Resilience is a concept central to the discourse in disaster risk management and development. Several frequently used definitions include:
"The ability of individuals, communities, organizations or countries exposed to disasters, crises and underlying vulnerabilities to anticipate, reduce the impact of, cope with and recover from the effects of adversity without compromising their long-term prospects." (IFRC)
"The ability of a system, community or society exposed to hazards to resist, absorb, accommodate to and recover from the effects of a hazard in a timely and efficient manner, including through the preservation and restoration of its essential basic structures and functions" (UNISDR)
“The ability of an individual, household, community, country or region to withstand, adapt and to quickly recover from stresses and shocks.” (European Commission)
Resilience is increasingly considered an essential undercurrent to any effort aimed at fostering individual, community and national health, safety and prosperity. It is often described as the bridge between long-term development investments and humanitarian efforts in response to natural catastrophes and protracted human crises, and requires an analsyis of levels of exposure to hazards in order to better understand and respond to social, political, economic and environmental vulnerabilities. Resilience must be considered in terms of a multi-hazard, multi-sectoral approach, with cross-cutting themes, current trends and historical perspective, and input from a highly diverse representation of society.
What do I need to know?
Communities inherently have some degree of susceptibility to hazards, or vulnerability, and at the heart of this are coping strategies that emerge from high levels of repetitive exposure. This experience results in a familiarity of the risks at hand and cumulative knowledge around ways to avoid, prepare for, respond to and recover from disasters.
Recent research has put forward six core characteristics that suggest a 'safe and resilient' community:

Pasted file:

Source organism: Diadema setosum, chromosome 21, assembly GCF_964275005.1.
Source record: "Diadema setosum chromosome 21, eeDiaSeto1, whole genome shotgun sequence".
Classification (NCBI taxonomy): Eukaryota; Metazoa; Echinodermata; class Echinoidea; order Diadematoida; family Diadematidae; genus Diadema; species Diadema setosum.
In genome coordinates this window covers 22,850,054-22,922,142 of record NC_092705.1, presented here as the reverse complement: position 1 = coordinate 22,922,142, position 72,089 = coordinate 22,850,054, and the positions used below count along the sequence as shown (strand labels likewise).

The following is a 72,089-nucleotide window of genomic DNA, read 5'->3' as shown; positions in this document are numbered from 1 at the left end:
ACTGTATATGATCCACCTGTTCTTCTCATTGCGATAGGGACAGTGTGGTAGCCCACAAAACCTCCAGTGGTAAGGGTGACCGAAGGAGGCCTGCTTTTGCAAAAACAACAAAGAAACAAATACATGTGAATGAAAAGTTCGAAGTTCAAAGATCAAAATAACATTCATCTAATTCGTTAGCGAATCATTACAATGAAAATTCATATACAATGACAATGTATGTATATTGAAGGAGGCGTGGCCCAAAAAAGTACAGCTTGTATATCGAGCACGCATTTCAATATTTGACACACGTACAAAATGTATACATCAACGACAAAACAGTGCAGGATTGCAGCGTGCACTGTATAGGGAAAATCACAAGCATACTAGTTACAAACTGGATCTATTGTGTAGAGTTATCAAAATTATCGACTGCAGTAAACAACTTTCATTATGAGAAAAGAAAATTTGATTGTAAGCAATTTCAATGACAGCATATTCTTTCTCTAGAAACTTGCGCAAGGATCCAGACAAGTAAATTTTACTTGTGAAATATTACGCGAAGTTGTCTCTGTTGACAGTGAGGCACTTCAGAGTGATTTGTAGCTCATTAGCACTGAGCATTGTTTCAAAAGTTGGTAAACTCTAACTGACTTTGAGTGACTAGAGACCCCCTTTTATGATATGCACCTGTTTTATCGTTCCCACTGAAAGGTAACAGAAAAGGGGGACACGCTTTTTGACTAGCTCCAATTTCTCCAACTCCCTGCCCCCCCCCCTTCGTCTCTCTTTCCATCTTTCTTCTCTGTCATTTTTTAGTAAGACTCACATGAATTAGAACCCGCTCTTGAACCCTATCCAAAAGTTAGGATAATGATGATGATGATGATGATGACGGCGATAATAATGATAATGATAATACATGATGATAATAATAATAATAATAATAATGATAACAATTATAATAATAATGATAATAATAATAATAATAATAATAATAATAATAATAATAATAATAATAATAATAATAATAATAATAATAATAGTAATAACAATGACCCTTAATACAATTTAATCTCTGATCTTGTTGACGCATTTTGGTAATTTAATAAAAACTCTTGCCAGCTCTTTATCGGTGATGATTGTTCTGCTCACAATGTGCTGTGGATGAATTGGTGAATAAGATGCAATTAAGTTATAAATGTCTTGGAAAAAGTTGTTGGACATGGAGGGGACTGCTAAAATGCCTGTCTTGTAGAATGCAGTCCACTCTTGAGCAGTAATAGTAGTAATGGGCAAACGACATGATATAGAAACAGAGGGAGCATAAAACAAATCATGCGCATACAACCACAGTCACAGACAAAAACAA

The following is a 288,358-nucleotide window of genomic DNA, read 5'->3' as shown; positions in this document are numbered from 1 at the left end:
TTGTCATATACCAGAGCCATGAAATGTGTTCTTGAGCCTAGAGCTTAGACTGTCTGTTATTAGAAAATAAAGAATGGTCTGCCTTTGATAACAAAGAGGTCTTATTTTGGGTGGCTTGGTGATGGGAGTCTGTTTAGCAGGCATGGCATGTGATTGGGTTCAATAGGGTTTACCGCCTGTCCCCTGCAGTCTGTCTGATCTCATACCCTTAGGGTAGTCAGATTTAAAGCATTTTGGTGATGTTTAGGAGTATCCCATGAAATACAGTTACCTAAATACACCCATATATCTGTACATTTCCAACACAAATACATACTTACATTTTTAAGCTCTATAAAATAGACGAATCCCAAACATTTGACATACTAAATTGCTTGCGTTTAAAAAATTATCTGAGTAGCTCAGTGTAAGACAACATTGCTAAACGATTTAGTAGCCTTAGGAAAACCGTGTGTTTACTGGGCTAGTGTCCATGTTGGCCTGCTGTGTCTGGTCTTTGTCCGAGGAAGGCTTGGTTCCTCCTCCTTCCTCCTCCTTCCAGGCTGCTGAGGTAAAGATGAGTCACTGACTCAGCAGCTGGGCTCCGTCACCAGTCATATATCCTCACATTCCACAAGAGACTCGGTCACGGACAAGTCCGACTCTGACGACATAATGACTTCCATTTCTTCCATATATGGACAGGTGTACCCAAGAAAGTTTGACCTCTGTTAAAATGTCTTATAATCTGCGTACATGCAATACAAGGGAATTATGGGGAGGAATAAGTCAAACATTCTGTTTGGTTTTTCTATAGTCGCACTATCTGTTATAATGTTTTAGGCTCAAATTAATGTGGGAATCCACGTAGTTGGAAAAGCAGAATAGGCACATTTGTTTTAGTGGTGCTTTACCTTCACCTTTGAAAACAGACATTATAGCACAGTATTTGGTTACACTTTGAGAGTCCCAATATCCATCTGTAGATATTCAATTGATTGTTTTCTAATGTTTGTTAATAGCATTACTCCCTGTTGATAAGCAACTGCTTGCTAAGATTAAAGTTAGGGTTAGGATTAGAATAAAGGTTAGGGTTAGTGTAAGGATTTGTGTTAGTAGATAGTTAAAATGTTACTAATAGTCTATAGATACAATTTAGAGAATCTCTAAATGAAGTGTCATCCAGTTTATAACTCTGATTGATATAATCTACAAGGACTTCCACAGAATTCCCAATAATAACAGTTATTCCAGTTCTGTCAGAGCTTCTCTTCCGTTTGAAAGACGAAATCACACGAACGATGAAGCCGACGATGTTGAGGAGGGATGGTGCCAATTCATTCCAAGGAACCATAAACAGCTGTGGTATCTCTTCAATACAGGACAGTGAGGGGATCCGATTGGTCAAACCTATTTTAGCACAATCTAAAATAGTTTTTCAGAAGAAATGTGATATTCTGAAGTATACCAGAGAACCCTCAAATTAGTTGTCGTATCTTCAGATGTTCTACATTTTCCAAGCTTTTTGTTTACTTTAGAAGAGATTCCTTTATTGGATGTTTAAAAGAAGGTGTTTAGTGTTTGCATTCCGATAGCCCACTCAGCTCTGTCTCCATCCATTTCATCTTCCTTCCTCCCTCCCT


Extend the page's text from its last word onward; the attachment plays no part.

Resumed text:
- is knowledgeable and healthy, with the ability to assess, manage and monitor relevant risks while learning new skills to better address these while tapping collective experience.
- is organised. It has the capacity to identify problems, establish priorities and act.
- is connected. It has relationships with external actors who provide a wider supportive environment, and supply goods and services when needed
- has infrastructure and services. It has strong housing, transport, power, water and sanitation systems. It has the ability to maintain, repair and renovate them.
- has economic opportunities. It has a diverse range of employment opportunities, income and financial services. It is flexible, resourceful and has the capacity to accept uncertainty and respond (proactively) to change.
- can manage its natural assets. It recognizes their value and has the ability to protect, enhance and maintain them. (IFRC, 2012)
Common approaches to reduce vulnerability include livelihoods diversification, education, protecting and building assets and investments, and securing access to resources through alternative safety nets, such as credit and insurance.
Key resources used to frame the resilience dialogue include:
- The Hygo Framework for Action (UNISDR)
- A Framework for Community Safety and Resilience (Twigg 2009)
- Understanding community resilience and program factors that strengthen them: A comprehensive study of Red Cross Red Crescent Societies tsunami operation (IFRC 2012)
- Increasing resilience by reducing disaster risk in humanitarian action (The European Commission on Humanitarian Aid and Civil Protection 2013)
- Building Resilience to Recurrent Crisis: USAID's Policy and Program Guidance (USAID 2012)
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